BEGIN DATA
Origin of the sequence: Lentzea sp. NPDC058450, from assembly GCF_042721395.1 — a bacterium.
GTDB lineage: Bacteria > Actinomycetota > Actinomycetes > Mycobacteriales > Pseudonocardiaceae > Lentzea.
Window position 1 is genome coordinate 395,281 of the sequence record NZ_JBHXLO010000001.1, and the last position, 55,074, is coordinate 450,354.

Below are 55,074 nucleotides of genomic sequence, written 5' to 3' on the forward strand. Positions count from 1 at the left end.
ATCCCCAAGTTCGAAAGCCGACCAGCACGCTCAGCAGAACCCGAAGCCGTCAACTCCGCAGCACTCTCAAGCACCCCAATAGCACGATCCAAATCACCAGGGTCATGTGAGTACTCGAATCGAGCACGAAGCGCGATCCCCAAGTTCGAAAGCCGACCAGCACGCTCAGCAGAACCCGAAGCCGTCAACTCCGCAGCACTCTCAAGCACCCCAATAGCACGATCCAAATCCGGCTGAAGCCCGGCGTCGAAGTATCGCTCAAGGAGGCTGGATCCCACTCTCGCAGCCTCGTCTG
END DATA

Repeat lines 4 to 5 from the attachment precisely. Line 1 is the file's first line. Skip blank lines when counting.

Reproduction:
Below are 55,074 nucleotides of genomic sequence, written 5' to 3' on the forward strand. Positions count from 1 at the left end.
ATCCCCAAGTTCGAAAGCCGACCAGCACGCTCAGCAGAACCCGAAGCCGTCAACTCCGCAGCACTCTCAAGCACCCCAATAGCACGATCCAAATCACCAGGGTCATGTGAGTACTCGAATCGAGCACGAAGCGCGATCCCCAAGTTCGAAAGCCGACCAGCACGCTCAGCAGAACCCGAAGCCGTCAACTCCGCAGCACTCTCAAGCACCCCAATAGCACGATCCAAATCCGGCTGAAGCCCGGCGTCGAAGTATCGCTCAAGGAGGCTGGATCCCACTCTCGCAGCCTCGTCTG